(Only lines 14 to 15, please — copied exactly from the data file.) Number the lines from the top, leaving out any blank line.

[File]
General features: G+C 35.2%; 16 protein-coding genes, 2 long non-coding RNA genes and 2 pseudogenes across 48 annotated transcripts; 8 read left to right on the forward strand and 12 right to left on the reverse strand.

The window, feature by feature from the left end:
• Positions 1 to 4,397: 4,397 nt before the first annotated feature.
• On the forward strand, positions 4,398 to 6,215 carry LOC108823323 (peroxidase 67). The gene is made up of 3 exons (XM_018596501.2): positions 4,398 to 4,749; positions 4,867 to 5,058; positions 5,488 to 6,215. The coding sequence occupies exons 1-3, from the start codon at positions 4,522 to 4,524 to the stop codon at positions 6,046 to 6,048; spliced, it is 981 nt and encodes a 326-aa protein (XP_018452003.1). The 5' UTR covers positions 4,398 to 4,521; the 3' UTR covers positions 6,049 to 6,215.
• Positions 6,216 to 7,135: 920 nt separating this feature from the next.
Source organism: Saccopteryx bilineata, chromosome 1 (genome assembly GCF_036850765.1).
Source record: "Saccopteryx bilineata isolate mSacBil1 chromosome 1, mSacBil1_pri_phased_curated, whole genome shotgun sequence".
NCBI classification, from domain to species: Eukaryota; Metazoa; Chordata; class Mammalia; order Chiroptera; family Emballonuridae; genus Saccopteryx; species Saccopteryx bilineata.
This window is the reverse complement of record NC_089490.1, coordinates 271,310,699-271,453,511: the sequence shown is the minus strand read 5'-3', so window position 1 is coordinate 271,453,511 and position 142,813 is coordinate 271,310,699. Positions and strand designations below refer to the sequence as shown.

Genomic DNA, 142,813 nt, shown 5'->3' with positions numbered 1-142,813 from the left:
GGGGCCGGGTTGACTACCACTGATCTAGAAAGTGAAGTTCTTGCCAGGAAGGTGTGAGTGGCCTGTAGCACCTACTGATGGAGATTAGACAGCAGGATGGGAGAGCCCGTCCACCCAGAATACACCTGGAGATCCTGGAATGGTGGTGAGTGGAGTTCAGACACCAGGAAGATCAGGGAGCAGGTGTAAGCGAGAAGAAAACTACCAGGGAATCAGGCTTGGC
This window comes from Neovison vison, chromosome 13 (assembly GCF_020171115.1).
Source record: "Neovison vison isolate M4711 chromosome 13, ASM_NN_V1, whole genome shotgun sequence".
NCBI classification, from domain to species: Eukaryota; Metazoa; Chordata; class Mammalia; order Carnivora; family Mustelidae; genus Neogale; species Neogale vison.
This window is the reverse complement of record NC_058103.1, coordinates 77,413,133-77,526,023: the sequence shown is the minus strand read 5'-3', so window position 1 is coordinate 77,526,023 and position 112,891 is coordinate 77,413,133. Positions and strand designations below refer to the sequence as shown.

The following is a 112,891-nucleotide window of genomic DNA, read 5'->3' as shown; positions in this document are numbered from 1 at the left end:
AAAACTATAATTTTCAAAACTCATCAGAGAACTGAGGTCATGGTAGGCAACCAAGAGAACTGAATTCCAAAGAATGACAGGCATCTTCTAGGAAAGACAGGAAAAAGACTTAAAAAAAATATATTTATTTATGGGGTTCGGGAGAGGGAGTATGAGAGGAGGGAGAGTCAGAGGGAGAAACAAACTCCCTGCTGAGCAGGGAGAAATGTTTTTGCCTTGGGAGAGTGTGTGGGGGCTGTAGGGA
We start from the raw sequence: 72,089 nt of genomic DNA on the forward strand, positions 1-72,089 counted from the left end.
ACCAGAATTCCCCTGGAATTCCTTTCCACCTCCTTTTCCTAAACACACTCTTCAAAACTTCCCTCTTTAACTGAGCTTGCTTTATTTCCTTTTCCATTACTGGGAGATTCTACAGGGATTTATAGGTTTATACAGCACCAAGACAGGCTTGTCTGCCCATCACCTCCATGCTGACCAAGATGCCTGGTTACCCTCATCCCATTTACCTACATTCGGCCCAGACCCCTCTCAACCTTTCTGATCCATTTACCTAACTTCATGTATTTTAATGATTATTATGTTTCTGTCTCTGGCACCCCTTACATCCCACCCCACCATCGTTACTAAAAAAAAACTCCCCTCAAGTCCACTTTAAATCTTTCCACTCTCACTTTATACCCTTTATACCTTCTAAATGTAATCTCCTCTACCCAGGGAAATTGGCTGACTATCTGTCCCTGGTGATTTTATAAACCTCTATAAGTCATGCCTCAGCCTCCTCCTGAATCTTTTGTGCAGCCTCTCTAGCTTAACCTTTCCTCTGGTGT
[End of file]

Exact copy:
NCBI classification, from domain to species: Eukaryota; Metazoa; Chordata; class Mammalia; order Carnivora; family Mustelidae; genus Neogale; species Neogale vison.
This window is the reverse complement of record NC_058103.1, coordinates 77,413,133-77,526,023: the sequence shown is the minus strand read 5'-3', so window position 1 is coordinate 77,526,023 and position 112,891 is coordinate 77,413,133. Positions and strand designations below refer to the sequence as shown.